Former Northern Ireland secretary Mo Mowlam planned Sir Elton John’s Stormont concert months before the signing of the Good Friday Agreement, archived documents show.
She discussed the gig with Tony Blair amid ambitious efforts to transform the use of the Stormont Estate and make it more publicly accessible as decades of violence largely wound down.
Sir Elton performed the first open-air show at the venue in 1998, just weeks after negotiators clinched the Belfast Agreement, at the special request of the then prime minister.
It came the weekend after a massive Yes vote in the referendum on the peace accord.
The deal led to devolved powersharing at Stormont, reorganisation of the police, release of paramilitary prisoners and establishment of North/South and East/West political structures.
Ms Mowlam wrote to Mr Blair about the event in December 1997.
She said: “Security considerations remain a significant factor and will continue to be borne in mind in general planning and in managing specific events.
“I need to take the local politicians along with us in these measures.
“Nationalists are likely to be sceptical and unionists will be concerned about devaluing the standing of Stormont.
“Local residents will be apprehensive about events which attract large numbers of people.”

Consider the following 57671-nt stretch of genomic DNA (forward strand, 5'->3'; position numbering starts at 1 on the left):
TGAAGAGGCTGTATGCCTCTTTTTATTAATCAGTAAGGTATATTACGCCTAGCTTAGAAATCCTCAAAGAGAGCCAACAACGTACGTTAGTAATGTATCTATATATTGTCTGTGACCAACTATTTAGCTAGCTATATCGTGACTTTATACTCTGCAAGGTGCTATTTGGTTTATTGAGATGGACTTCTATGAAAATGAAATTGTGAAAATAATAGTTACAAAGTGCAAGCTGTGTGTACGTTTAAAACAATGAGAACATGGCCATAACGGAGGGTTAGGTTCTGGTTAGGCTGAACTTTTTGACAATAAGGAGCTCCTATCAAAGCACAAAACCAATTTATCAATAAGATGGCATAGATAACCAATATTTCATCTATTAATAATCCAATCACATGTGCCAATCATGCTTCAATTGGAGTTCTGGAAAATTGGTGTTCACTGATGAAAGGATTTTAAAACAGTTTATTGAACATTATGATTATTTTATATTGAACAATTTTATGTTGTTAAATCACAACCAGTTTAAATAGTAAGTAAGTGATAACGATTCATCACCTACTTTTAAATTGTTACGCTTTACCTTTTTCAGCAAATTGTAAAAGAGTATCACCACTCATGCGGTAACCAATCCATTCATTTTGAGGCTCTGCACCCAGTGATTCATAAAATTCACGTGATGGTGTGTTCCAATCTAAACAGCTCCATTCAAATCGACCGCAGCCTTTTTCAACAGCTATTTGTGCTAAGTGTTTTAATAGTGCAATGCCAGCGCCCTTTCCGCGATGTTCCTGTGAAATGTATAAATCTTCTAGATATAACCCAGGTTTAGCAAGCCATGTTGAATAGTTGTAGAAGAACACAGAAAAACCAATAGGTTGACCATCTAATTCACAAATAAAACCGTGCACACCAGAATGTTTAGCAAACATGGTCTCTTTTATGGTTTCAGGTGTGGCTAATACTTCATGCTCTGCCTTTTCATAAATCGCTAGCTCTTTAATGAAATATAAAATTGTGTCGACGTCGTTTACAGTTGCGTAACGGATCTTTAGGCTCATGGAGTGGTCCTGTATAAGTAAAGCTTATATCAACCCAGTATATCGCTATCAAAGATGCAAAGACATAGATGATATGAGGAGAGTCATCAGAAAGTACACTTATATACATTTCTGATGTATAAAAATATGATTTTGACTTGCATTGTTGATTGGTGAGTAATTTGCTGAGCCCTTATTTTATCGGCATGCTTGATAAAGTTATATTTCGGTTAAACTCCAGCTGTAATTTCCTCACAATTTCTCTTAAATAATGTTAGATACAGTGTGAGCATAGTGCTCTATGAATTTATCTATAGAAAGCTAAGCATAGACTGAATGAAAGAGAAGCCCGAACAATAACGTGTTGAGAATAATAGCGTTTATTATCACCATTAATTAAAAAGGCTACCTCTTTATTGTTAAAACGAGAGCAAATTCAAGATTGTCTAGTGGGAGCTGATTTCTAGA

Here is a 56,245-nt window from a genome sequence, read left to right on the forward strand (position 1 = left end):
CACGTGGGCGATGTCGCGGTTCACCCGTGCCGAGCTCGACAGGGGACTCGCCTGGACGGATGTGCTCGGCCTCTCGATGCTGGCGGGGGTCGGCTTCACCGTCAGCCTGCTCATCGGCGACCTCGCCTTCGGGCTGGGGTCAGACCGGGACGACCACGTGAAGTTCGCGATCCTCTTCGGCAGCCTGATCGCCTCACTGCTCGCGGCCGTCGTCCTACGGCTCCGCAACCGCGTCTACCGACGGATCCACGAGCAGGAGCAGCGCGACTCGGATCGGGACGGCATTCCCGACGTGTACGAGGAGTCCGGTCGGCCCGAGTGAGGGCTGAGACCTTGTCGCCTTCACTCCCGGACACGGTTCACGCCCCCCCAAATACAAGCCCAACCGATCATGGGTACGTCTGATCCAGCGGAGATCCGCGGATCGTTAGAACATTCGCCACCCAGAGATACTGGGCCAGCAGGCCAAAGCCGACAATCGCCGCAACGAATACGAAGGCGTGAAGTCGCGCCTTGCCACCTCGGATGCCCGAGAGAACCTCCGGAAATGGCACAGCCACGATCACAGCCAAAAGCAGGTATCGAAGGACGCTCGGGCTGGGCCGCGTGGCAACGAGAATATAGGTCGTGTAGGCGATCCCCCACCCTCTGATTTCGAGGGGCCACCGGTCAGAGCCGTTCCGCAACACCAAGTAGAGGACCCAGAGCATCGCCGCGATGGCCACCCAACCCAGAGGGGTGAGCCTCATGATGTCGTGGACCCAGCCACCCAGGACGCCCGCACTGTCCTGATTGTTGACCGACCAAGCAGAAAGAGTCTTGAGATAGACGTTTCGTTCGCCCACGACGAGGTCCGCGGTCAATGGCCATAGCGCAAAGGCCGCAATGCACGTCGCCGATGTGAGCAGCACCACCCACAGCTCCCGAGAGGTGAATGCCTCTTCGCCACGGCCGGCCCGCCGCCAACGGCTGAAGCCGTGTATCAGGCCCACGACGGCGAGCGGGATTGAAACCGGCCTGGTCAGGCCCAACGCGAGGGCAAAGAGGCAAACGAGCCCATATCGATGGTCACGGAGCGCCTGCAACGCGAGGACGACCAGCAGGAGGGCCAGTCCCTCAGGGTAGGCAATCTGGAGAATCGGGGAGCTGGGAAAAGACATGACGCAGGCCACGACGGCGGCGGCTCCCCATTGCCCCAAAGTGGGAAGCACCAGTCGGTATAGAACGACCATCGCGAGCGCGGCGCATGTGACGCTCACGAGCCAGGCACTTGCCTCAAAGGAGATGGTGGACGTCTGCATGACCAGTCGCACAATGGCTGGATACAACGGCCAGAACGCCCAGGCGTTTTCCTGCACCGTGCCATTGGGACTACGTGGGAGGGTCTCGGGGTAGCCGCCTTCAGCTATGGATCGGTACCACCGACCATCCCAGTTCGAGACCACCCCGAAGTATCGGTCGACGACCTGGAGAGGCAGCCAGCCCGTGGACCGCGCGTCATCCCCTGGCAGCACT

She intended to invest a “relatively modest” amount of public money in providing new assets like a historical exhibition and children’s play area.
In an archived letter from 1997, published by the Public Record Office for Northern Ireland, she said: “The aim will, however, be to ensure that musical events are run on a commercial basis, with perhaps the venue being free in the first year.”
About 14,000 people attended Sir Elton’s show, news reports from the time said.
It had been nearly a decade since Sir Elton had last performed in Belfast.
Ms Mowlam told the prime minister of her plans for classical and popular musical events in Stormont’s parklands, including, following Mr Blair’s approach to his manager, the concert by Sir Elton planned for summer 1998.